The upshot is this. The more specific you are about what you like in a class, and the more you ask questions or chat after class/outside of class, the more we’re likely to believe compliments. The more we can See You Real. I prefer that with students. I want to know you. Even if history isn’t your major (it’s not required to be interested in history!), if you still enjoy the topic, let’s chat.

But if you really are just sucking up to the prof to improve a grade you know is borderline? We’ve probably got your number and it works against you. Crap students who try to play Happy, Shiny People at semester end (especially if hoping to graduate) when they’ve been mediocre (at best) all semester? Yeah…not buying it. That actually hurts you as you’re pissing me off by trying to play me.

Last, however much you may like your professor, please maintain polite, professional distance. Don’t loom over us, attempt to touch us/hug us, etc., without exceptional circumstance. This is quite aside from the obvious, don’t offer to have sex with us! Don’t invite us out to have a beer, or bring us presents (worth more than a dollar or two) until after grades are given out. You may mean it innocently, but they present a professor with an ethical dilemma: insult you by refusing a present, or take the present and risk accusations of impropriety. I once had a student leave class for a personal emergency who wrote the reason for it on a dollar bill…all he had. I still have that dollar bill in my desk (rather than using or depositing it) to avoid any accusation—years later—of bribery. Now, it’s for humor, but not in the years immediately after. It MATTERS.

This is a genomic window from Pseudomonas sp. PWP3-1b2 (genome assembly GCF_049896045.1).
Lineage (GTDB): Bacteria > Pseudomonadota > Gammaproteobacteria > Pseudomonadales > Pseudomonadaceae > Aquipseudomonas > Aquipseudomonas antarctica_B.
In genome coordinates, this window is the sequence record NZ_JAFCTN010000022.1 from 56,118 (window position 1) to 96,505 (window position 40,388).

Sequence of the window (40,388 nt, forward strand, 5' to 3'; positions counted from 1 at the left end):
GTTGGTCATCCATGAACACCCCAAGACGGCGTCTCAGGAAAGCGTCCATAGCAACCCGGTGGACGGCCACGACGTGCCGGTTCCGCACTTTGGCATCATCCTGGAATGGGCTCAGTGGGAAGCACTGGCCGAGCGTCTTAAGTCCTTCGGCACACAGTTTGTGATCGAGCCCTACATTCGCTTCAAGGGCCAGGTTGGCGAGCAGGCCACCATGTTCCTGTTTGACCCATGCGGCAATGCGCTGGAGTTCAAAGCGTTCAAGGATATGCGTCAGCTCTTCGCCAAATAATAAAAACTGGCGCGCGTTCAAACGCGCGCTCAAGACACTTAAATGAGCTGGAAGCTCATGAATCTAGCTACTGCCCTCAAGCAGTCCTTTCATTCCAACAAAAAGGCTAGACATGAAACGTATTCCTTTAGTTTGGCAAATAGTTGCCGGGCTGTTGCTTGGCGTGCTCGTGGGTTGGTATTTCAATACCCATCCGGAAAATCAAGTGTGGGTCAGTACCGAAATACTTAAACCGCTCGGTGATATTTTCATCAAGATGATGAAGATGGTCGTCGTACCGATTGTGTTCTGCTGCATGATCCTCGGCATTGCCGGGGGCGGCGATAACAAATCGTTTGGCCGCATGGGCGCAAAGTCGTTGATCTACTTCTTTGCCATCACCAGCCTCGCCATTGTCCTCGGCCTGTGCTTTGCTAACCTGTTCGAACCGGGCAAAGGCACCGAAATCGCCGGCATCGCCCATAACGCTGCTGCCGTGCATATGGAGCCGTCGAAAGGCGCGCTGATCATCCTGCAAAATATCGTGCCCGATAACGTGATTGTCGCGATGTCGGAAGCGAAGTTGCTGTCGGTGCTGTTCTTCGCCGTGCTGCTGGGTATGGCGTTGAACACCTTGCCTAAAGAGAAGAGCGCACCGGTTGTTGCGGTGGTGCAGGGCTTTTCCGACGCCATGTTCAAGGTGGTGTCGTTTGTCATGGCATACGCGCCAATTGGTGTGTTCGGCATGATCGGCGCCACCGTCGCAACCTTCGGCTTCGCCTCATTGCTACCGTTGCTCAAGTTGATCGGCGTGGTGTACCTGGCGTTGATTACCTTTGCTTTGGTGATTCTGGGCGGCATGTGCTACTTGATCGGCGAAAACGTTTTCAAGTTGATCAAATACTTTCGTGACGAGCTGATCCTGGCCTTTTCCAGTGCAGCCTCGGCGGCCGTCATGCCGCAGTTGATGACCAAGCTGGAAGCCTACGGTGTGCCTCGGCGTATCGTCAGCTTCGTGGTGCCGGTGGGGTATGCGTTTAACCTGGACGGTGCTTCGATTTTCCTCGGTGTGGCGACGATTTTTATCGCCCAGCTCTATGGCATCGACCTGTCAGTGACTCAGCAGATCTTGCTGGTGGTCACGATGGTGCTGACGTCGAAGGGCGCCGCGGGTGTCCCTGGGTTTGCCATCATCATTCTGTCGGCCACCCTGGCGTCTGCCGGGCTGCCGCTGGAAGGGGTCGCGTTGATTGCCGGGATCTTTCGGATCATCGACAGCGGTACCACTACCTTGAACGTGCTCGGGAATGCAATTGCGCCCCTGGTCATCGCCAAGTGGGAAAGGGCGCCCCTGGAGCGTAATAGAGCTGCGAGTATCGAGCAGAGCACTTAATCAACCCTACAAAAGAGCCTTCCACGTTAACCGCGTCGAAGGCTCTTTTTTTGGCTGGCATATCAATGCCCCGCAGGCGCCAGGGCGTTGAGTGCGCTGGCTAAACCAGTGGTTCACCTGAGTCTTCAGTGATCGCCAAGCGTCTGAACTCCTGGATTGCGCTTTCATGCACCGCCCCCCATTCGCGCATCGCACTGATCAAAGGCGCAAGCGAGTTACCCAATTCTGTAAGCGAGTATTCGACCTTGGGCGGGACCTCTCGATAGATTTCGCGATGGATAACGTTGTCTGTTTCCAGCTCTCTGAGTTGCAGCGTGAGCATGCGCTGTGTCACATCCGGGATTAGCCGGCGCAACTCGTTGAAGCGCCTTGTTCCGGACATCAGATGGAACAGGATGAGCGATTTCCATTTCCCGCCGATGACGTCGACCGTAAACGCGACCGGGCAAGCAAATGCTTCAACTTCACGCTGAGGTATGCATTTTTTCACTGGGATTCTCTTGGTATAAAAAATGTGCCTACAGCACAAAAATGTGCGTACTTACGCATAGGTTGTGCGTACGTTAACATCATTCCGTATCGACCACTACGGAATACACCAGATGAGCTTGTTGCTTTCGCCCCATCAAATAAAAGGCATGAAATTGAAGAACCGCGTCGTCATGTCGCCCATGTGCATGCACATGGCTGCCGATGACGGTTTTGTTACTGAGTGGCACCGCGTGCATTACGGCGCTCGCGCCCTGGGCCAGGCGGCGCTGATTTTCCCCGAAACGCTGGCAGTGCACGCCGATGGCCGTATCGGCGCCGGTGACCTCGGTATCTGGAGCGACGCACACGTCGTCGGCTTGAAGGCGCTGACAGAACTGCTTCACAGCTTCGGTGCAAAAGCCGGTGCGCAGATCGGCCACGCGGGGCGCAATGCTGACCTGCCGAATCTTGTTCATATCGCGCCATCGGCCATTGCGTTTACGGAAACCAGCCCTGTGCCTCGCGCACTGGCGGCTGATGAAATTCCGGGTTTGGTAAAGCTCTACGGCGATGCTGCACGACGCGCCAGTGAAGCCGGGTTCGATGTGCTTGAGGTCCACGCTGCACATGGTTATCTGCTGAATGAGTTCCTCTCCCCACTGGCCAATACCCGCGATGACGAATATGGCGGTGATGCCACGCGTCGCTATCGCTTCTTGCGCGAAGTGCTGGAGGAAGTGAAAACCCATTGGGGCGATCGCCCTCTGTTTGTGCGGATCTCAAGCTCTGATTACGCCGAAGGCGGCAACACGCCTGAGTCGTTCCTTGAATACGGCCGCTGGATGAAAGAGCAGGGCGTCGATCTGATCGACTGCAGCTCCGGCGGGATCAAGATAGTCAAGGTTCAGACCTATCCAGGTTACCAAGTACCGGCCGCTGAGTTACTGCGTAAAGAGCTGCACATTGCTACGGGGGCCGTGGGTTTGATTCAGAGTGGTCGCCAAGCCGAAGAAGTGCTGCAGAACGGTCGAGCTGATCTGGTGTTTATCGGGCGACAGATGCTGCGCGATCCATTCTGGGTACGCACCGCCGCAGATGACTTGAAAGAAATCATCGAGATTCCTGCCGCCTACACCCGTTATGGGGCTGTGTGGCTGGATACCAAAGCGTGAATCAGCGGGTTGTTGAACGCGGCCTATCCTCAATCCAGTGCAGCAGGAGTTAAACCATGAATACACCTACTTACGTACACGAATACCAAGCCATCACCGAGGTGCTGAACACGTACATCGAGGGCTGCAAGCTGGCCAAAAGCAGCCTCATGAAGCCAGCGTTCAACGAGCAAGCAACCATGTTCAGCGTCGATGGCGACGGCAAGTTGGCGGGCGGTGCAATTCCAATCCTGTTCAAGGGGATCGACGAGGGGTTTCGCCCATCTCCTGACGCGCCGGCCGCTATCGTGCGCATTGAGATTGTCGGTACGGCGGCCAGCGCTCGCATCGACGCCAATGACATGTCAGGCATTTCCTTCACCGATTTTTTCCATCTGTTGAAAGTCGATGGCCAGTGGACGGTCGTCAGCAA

More no-nos…don’t try to friend your professor on Facebook (unless a grad student). Never ask for a professor’s phone number, home address, or (non-uni) email, unless there’s a really damn good reason (perhaps a professional conference or similar). Sometimes professors will invite an upper-division class to their home for an end-of-semester party, which is fine with all students there. (I do this for my ATG class.) Don’t try to stay late, or arrive early. Even if it’s innocent, it puts the professor in a bind. Don’t call your professor by his/her/their first name unless invited. (And frankly, they shouldn’t invite it. They’re Prof. ___ or Dr. ___.)

So yes, we’d love to get to know you outside of class! But do maintain those professional boundaries. And if a professor is NOT doing that, and not taking your signals to keep a polite distance…talk to someone else in the department. Don’t become a victim of a predator! If you think it’s creepy…it’s probably creepy. And if I find you creepy (I’ve got one this semester; no sense of personal space), I’ll keep you at a distance and probably be hostile to you. I’m not sure what you want, but suspect it’s not good.